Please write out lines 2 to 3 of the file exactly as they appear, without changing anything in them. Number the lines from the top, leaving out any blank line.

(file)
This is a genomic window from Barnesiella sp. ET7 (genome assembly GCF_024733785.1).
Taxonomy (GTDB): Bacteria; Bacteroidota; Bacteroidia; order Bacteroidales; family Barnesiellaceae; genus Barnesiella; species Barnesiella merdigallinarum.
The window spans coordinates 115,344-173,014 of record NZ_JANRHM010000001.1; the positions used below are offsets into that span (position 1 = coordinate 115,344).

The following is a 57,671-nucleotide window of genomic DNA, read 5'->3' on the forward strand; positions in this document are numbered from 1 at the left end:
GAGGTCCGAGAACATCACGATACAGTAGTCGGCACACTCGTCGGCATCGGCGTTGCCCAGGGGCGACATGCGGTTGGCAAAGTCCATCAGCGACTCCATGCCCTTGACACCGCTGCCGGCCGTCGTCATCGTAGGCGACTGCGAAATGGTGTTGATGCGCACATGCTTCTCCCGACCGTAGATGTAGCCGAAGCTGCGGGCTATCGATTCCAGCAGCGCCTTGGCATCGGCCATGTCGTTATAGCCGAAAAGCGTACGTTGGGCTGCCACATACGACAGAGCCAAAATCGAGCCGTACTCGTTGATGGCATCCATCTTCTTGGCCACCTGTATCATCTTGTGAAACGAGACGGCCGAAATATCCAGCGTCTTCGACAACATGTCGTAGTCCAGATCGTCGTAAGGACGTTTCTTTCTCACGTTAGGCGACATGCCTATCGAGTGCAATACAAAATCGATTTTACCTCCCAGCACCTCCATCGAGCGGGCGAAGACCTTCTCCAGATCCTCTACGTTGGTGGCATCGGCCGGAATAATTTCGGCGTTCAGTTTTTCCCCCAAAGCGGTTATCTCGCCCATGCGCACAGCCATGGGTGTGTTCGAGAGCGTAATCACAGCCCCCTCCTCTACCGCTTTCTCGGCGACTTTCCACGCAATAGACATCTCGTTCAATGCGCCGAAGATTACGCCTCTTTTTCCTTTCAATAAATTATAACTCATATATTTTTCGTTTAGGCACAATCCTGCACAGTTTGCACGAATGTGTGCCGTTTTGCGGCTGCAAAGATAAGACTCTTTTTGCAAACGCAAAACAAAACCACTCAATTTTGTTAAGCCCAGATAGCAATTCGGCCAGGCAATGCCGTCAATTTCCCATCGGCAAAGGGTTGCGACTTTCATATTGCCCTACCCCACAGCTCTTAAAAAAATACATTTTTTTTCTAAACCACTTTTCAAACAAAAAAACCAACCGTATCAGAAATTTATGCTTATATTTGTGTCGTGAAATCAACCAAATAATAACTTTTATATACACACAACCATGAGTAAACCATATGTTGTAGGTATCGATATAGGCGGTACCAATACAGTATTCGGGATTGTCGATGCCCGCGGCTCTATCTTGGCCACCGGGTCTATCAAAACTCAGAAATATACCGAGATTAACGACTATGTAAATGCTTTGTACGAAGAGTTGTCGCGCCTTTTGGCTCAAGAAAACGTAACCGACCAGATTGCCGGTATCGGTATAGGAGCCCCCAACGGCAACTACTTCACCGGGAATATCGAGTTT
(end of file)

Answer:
Taxonomy (GTDB): Bacteria; Bacteroidota; Bacteroidia; order Bacteroidales; family Barnesiellaceae; genus Barnesiella; species Barnesiella merdigallinarum.
The window spans coordinates 115,344-173,014 of record NZ_JANRHM010000001.1; the positions used below are offsets into that span (position 1 = coordinate 115,344).